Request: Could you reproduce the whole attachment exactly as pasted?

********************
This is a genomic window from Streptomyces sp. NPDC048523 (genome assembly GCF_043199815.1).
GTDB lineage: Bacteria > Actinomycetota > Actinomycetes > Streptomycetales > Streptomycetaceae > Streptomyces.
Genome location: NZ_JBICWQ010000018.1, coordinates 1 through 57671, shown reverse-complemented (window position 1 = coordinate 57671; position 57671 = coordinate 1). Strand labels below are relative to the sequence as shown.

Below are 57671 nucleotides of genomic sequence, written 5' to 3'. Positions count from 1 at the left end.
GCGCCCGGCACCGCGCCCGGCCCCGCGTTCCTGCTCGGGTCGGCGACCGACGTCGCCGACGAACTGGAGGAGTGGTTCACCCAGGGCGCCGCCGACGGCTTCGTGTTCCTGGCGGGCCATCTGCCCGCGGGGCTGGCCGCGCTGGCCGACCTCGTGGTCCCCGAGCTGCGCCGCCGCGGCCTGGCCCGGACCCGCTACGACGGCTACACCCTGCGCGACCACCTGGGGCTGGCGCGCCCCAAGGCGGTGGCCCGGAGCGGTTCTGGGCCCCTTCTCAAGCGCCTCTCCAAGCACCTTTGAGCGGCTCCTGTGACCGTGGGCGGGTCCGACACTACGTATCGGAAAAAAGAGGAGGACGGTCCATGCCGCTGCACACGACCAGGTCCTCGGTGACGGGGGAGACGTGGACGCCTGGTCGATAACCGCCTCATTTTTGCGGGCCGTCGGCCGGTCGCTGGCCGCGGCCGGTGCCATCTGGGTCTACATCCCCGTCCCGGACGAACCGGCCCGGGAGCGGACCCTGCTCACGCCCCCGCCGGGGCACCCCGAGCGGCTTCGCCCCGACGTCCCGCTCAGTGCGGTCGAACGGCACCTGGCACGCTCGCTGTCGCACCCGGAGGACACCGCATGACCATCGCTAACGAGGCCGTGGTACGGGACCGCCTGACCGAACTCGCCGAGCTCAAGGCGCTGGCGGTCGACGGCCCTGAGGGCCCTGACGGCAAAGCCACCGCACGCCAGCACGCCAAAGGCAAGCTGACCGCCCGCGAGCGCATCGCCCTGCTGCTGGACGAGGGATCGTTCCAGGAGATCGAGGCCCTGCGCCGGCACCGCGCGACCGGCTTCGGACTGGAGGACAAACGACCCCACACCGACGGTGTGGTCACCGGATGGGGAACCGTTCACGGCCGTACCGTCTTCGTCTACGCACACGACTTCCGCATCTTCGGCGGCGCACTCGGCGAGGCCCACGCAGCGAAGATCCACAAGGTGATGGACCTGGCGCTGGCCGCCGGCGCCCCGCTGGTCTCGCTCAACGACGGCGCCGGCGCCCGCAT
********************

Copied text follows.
This is a genomic window from Streptomyces sp. NPDC048523 (genome assembly GCF_043199815.1).
GTDB lineage: Bacteria > Actinomycetota > Actinomycetes > Streptomycetales > Streptomycetaceae > Streptomyces.
Genome location: NZ_JBICWQ010000018.1, coordinates 1 through 57671, shown reverse-complemented (window position 1 = coordinate 57671; position 57671 = coordinate 1). Strand labels below are relative to the sequence as shown.

Below are 57671 nucleotides of genomic sequence, written 5' to 3'. Positions count from 1 at the left end.
GCGCCCGGCACCGCGCCCGGCCCCGCGTTCCTGCTCGGGTCGGCGACCGACGTCGCCGACGAACTGGAGGAGTGGTTCACCCAGGGCGCCGCCGACGGCTTCGTGTTCCTGGCGGGCCATCTGCCCGCGGGGCTGGCCGCGCTGGCCGACCTCGTGGTCCCCGAGCTGCGCCGCCGCGGCCTGGCCCGGACCCGCTACGACGGCTACACCCTGCGCGACCACCTGGGGCTGGCGCGCCCCAAGGCGGTGGCCCGGAGCGGTTCTGGGCCCCTTCTCAAGCGCCTCTCCAAGCACCTTTGAGCGGCTCCTGTGACCGTGGGCGGGTCCGACACTACGTATCGGAAAAAAGAGGAGGACGGTCCATGCCGCTGCACACGACCAGGTCCTCGGTGACGGGGGAGACGTGGACGCCTGGTCGATAACCGCCTCATTTTTGCGGGCCGTCGGCCGGTCGCTGGCCGCGGCCGGTGCCATCTGGGTCTACATCCCCGTCCCGGACGAACCGGCCCGGGAGCGGACCCTGCTCACGCCCCCGCCGGGGCACCCCGAGCGGCTTCGCCCCGACGTCCCGCTCAGTGCGGTCGAACGGCACCTGGCACGCTCGCTGTCGCACCCGGAGGACACCGCATGACCATCGCTAACGAGGCCGTGGTACGGGACCGCCTGACCGAACTCGCCGAGCTCAAGGCGCTGGCGGTCGACGGCCCTGAGGGCCCTGACGGCAAAGCCACCGCACGCCAGCACGCCAAAGGCAAGCTGACCGCCCGCGAGCGCATCGCCCTGCTGCTGGACGAGGGATCGTTCCAGGAGATCGAGGCCCTGCGCCGGCACCGCGCGACCGGCTTCGGACTGGAGGACAAACGACCCCACACCGACGGTGTGGTCACCGGATGGGGAACCGTTCACGGCCGTACCGTCTTCGTCTACGCACACGACTTCCGCATCTTCGGCGGCGCACTCGGCGAGGCCCACGCAGCGAAGATCCACAAGGTGATGGACCTGGCGCTGGCCGCCGGCGCCCCGCTGGTCTCGCTCAACGACGGCGCCGGCGCCCGCAT